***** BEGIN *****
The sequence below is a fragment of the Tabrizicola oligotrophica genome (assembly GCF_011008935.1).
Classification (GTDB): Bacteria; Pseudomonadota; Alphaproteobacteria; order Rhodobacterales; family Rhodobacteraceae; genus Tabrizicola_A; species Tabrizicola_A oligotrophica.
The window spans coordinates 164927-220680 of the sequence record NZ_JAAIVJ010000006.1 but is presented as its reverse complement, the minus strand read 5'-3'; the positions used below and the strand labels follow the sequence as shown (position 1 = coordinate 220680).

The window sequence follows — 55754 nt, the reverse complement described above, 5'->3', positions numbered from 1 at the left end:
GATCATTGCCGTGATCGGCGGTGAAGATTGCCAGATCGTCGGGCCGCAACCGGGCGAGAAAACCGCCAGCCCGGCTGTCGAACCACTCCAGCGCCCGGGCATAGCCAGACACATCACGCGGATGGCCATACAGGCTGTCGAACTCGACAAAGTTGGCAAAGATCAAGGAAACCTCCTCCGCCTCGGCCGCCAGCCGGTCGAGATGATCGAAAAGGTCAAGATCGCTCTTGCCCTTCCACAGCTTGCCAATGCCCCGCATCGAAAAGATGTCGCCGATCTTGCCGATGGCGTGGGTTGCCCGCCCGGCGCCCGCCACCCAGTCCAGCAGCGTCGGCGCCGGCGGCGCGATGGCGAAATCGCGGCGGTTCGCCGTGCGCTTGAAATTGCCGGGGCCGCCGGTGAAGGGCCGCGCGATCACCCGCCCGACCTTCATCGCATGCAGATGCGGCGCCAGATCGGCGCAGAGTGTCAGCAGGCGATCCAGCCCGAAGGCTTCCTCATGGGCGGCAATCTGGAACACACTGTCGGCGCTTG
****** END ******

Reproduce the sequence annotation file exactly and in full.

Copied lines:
The sequence below is a fragment of the Tabrizicola oligotrophica genome (assembly GCF_011008935.1).
Classification (GTDB): Bacteria; Pseudomonadota; Alphaproteobacteria; order Rhodobacterales; family Rhodobacteraceae; genus Tabrizicola_A; species Tabrizicola_A oligotrophica.
The window spans coordinates 164927-220680 of the sequence record NZ_JAAIVJ010000006.1 but is presented as its reverse complement, the minus strand read 5'-3'; the positions used below and the strand labels follow the sequence as shown (position 1 = coordinate 220680).

The window sequence follows — 55754 nt, the reverse complement described above, 5'->3', positions numbered from 1 at the left end:
GATCATTGCCGTGATCGGCGGTGAAGATTGCCAGATCGTCGGGCCGCAACCGGGCGAGAAAACCGCCAGCCCGGCTGTCGAACCACTCCAGCGCCCGGGCATAGCCAGACACATCACGCGGATGGCCATACAGGCTGTCGAACTCGACAAAGTTGGCAAAGATCAAGGAAACCTCCTCCGCCTCGGCCGCCAGCCGGTCGAGATGATCGAAAAGGTCAAGATCGCTCTTGCCCTTCCACAGCTTGCCAATGCCCCGCATCGAAAAGATGTCGCCGATCTTGCCGATGGCGTGGGTTGCCCGCCCGGCGCCCGCCACCCAGTCCAGCAGCGTCGGCGCCGGCGGCGCGATGGCGAAATCGCGGCGGTTCGCCGTGCGCTTGAAATTGCCGGGGCCGCCGGTGAAGGGCCGCGCGATCACCCGCCCGACCTTCATCGCATGCAGATGCGGCGCCAGATCGGCGCAGAGTGTCAGCAGGCGATCCAGCCCGAAGGCTTCCTCATGGGCGGCAATCTGGAACACACTGTCGGCGCTTG